We often know the art that an artist creates and yet know very little about them or their process of bringing artworks to life. We met up with Qamar Dagar to understand a little better the person and the process behind the exquisite calligraphy artworks.
Tell us about your connect with music since your family background is musical and how you came to be a calligraphy artist?
Music is a way to remember God. Even my father and uncles would always start their performances with a prayer. So the process is always intrinsic. Alaap is a prayer broken into musical notes. It is an emotional connect. For many it would appear very abstract but for the artist it is real.
You can also say it has no language and yet it connects at the same time. See language is like a double edged sword. You can look at it as a tool to communicate but it also restricts the meaning encoding to what is known of the words being spoken. In that sense art forms like music, calligraphy transcends the limitations of language. People can find new meanings within them
I always wanted to be a visual artist from child. I would draw, paint, scribble etc. That was my way of having fun. It gave me immense joy. In retrospective I realize it also laid the foundation of my future career choice.
How has the art of calligraphy influenced your everyday existence?
On an everyday basis the art form has seeped into different aspects of my life. It is about having a sense of real acceptance of self and world around us. It is about trying to understand the other person’s viewpoint even if you do not agree with it and about finding your peace as nothing falls into place without that deep sense of inner peace. There is a word called ‘hamvaa’r (even). Things have to be in that state for the creative process to germinate. You want to be at peace, centered but real spiritual state is not in your control. It happens on its own sometimes.
What is your process of making calligraphy art?
I look for what is the sound of the word. I focus on the meanings of word and start from there. In a couplet one or two words always stand out. They jump at you. I look for those words. I am interested in the picture form of the language I have known since childhood. The alphabets, they are our friends since childhood.
As we grow and evolve, our choice of words also evolves and conversation becomes more intense. You can say alphabets are living entities when looked through this lens. They are also abstract decorative embellishments especially in the context of calligraphy. They also exist in simple forms. Thus it is always about trying to find that balance between the simple and the embellished.
I always want to look at the happier side of life. Joy, acceptance etc. these are the cues I want to hold on to. You can say I am attracted to the positive. Sometimes I am curious and I just try something. It is always about a try.
How do you decode the symbolic value of alphabets over time?
What I do today will be different from what I will do in the future even if the topic and the artist is the same. There is scope of different interpretations over time. It is also depends on how I am internalizing the meaning and how I am expressing the same. Abstract allows you to look at something beyond the apparent. It also enables subjective interpretations.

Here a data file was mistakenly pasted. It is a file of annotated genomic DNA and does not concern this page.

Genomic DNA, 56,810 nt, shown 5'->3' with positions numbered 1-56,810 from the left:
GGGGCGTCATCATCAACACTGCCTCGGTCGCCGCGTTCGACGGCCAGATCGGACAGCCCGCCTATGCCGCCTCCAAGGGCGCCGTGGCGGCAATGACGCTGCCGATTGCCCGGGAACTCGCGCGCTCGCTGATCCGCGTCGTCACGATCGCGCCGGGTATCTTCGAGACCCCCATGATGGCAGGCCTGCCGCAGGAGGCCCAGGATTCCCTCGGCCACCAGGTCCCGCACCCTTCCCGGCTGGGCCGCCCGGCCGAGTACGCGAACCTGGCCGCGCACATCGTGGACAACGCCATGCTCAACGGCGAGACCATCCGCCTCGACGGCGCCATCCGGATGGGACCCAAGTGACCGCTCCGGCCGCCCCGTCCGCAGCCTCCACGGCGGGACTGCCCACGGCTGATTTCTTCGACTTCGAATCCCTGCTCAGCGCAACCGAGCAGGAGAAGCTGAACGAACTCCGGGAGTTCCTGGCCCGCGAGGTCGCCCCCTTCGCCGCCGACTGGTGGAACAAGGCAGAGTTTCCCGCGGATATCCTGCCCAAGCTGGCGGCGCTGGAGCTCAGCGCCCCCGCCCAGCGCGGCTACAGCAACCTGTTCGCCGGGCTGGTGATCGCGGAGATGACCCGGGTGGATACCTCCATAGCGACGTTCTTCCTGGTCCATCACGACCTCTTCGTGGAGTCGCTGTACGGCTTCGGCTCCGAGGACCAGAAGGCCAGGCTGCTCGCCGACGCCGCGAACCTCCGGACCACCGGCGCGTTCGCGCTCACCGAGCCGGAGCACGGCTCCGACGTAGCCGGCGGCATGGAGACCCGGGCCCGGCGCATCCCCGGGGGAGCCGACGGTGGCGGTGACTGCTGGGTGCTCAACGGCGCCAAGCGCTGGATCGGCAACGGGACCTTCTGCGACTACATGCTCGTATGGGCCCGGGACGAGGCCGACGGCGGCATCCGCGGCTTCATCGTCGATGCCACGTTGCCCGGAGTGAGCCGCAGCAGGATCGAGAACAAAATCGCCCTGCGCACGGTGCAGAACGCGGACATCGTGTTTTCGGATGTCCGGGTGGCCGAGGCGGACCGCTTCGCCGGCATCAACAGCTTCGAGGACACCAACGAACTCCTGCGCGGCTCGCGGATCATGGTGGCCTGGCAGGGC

What role does music play in your work given your family history?
Music is a part of my life. However if the state of meditative union does occur then you do not need any external stimulus to achieve or aid you as an artist. This state of meditative union is like being very centered. It is as if you are there and not there at the same time. You are in a state of flow and very productive because you are in the moment.
How easy or difficult is it to stay in the moment?
It is not always easy but sometimes it happens. Once I wanted to write ‘buzurg’ (elders). So in my mind I had that these are my ancestors and my hand moved to create a banyan tree. It was a big tree and the alphabets became the pointers to sharpen the banyan tree. It was a metaphor of each leaf had a connect and an unique existence in relation to the tree.
What is the role of gender in your art?
It is not something I think about. Art is not about gender. It is about whether it is sensitive or not. That is how you connect with others. In my family there is no difference. I guess my fluidity comes from my upbringing, experience, exposure and of course my liking for colors.
This one called Usha (dawn), I did not plan it. It just happened. Like someone struck a matchstick and just lit it up. I just want to create art that brings profound joy. You just have to surrender and let the Divine flow through you sometimes.
Qamar Dagar would be a part of Changing Narratives on Day 1.
Change is the only constant.
We are all constantly evolving and changing. Our self-concepts and our roles in society are also dynamic. Our notions of gender and what is means to be a woman in today’s society are also undergoing transformation.
The ideas that were sufficient yesterday are no longer adequate to capture the essence of being a woman today. It is against this backdrop that a 5 day ode to being a woman called Changing Narratives is being organized at IGNCA, Delhi by the students of the PG Diploma in Cultural Management.
MuseumCultureMarketing (MCM) is happy to be a gold sponsor for the event. Come and join us at IGNCA from the 4th-8th of March, 2020 between 10AM – 7 PM.